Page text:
“I am a total mountain girl,” gushes McKeen, who grew up in Selma, Oregon. As a child, she often worked alongside her woodworker father, who built a cabin and the various pieces of furniture that went in it.
“I really grew up with a lot of creative freedom and kind of a do-it-yourself [mentality],” she says. That adventurous spirit, holds McKeen, is what invariably led her to strike out on her own in Silicon Valley.
As a Stanford University undergrad, McKeen studied social anthropology, with a heavy emphasis on qualitative methodology (which ended up being a helpful precursor to her eventual consumer research). Following graduation, she worked in an operational capacity evaluating startups at a San Francisco-based private equity firm from 2008 until 2011. She also attended Stanford Business School as a Sloan Fellow.
It was during this time that McKeen, having visited various doctors for back issues, decided to investigate whether there were alternative solutions to the brassiere.
“I thought, ‘Okay, well surely in Europe or Asia or somewhere, someone is innovating on this product,” says McKeen. “Somebody’s got to be taking a look at this architecture.'”
Alas, she found that the product varied little across the globe. Bras had remained fairly stagnant for the latter part of the last 10 years–a surprising fact, considering that body sizes have changed dramatically over the last few decades. In the last 20 years, the average American breast size increased from a size 34B to a 34 DD, according to a survey by lingerie retailer Intimacy.
“Our breasts have gotten bigger than we have gotten fatter,” explains McKeen. “There are definitely some big unanswered questions around why that’s happening, but we know what it is.”
McKeen was compelled to investigate the topic and potentially pursue her own bra startup, but she feared that with no apparel industry background, fundraising would prove futile. Her own experience evaluating companies taught her that investors invest based on pattern recognition.
“I wasn’t that CEO, and here I was going to bet on myself to go do that,” she says.
But a close friend and mentor gave her one piece of advice that ultimately instilled her with the courage to pursue Evelyn & Bobbie. When McKeen pondered whether a quest to improve the bra was worth potentially giving up her current career, her mentor told her, “Even if you make an incremental improvement, that’s super meaningful.”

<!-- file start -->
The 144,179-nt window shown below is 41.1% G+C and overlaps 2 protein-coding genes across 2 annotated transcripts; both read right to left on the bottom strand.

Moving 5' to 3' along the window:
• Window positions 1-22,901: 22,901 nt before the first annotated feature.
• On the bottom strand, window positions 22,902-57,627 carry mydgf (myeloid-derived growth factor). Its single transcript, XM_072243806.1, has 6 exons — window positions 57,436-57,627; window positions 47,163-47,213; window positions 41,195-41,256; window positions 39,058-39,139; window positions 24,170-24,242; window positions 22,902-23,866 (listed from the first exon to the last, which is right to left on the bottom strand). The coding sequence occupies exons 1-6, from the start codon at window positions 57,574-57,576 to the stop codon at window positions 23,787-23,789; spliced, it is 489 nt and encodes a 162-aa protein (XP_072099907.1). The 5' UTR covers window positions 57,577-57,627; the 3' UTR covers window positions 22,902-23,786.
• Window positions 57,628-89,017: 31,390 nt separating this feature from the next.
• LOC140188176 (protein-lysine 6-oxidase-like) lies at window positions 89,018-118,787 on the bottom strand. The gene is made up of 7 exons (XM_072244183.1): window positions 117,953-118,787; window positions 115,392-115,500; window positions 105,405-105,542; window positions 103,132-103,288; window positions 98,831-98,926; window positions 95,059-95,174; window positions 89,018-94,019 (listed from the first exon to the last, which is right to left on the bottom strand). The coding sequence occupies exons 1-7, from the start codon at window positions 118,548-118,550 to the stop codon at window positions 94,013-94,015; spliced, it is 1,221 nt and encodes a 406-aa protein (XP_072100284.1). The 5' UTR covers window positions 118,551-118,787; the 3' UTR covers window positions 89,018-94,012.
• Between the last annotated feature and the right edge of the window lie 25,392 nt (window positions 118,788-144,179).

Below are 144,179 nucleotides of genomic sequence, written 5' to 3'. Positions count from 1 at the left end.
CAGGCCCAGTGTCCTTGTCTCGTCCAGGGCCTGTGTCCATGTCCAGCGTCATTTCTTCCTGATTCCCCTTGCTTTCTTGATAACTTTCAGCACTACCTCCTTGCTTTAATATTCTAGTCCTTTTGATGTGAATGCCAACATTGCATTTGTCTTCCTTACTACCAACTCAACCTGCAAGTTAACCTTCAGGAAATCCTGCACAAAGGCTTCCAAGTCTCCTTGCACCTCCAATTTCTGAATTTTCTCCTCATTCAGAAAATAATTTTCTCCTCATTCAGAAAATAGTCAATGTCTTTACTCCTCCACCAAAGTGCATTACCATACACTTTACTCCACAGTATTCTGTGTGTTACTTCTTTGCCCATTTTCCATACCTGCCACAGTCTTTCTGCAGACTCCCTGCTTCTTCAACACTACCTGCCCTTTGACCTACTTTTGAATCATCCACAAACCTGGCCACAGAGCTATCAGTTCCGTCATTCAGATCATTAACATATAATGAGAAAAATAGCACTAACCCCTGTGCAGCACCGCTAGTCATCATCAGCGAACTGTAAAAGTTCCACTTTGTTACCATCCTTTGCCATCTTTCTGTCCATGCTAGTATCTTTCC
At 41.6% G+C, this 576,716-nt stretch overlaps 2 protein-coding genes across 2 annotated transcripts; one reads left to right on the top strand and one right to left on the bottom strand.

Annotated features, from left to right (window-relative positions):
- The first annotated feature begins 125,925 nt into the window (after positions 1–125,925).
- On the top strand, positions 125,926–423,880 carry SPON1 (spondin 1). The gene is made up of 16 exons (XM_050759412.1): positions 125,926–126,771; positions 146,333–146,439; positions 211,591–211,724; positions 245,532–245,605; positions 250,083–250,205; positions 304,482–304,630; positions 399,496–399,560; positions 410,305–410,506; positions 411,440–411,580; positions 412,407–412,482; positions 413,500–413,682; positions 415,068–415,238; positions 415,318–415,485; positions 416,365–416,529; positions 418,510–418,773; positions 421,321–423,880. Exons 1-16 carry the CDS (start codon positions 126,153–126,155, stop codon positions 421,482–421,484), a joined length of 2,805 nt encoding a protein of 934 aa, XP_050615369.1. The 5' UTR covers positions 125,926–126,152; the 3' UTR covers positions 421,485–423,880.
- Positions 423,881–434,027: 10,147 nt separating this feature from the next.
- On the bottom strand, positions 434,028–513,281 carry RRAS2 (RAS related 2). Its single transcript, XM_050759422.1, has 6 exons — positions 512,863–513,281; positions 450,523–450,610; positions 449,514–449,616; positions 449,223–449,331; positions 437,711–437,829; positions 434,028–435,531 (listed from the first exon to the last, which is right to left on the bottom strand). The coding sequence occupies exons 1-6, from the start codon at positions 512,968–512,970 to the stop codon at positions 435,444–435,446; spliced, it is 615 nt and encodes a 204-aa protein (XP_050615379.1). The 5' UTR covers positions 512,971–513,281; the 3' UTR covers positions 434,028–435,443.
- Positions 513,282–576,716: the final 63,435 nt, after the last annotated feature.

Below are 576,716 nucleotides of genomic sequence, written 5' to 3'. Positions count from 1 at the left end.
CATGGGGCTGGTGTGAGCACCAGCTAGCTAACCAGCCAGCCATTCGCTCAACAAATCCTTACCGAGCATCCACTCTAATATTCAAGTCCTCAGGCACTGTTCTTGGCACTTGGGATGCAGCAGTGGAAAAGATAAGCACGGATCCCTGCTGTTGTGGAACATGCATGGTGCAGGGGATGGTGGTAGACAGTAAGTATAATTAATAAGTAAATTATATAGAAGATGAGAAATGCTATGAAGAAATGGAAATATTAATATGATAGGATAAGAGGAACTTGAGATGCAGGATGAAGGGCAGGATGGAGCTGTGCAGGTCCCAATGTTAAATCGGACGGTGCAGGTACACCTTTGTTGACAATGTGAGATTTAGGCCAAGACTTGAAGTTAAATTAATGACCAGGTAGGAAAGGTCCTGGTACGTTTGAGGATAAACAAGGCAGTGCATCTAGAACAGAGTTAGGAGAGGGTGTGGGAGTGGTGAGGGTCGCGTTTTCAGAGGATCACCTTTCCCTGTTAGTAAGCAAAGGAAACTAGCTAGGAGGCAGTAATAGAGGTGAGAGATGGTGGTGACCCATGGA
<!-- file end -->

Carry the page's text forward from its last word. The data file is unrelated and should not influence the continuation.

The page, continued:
McKeen pushed forward while keeping her idol, Spanx founder Sara Blakely, in the back of her mind. When Blakely launched Spanx, she had zero experience launching an apparel product–but she understood there was a sizeable gap in the market, points out McKeen.
“[Blakely] thought, ‘So there are all these men making nylon. They’ve been making them the same way forever, and if I made them a little differently, they would do the job a lot better. Let’s do that,'” says McKeen.
And so McKeen began to assemble a team of female engineers and designers who could reimagine what an upper body support system might look like–everything from the materials to the structure, and even the colors.
As McKeen instructed her team: “The first thing we had to do is forget everything we think we know about how to design a bra.”
Building A Support Team
McKeen enrolled in a University of California, Berkeley, summer extension course on anatomy and physiology to better understand the female body. She then moved to Portland, Oregon–home of Nike, Under Armour, and Columbia Sportswear–with the hope of inserting herself in a community dedicated to apparel innovation. By day, McKeen worked as a UX consultant doing research for companies such as HP and Intel. By night, she stitched and hemmed bra materials together in her living room.
Recruiting designer and fabric specialists proved difficult at first. McKeen was repeatedly met with professionals who could not–or refused–to imagine the bra without its metal skeleton.
“People were so deeply trained in one way of making bras, it was like they couldn’t wrap their head around the fact of letting go of [underwire],” she recalls. “I was paying these people all this money to tell me that this isn’t possible.”
Over the next year, McKeen was able to draft Stephanie Muhlenfeld, formerly Nike’s manager of technical development. Under Muhlenfeld, Evelyn & Bobbie was able to access premiere fabric manufacturers and factories that count several top 10 apparel companies as their clients. This was essential to the team, which ranked a “seamless feel” as one of their chief priorities. They wanted a fabric that was strong and hugged the body, but also felt soft to the skin, with no itchy stitches or tags to irritate women’s bodies.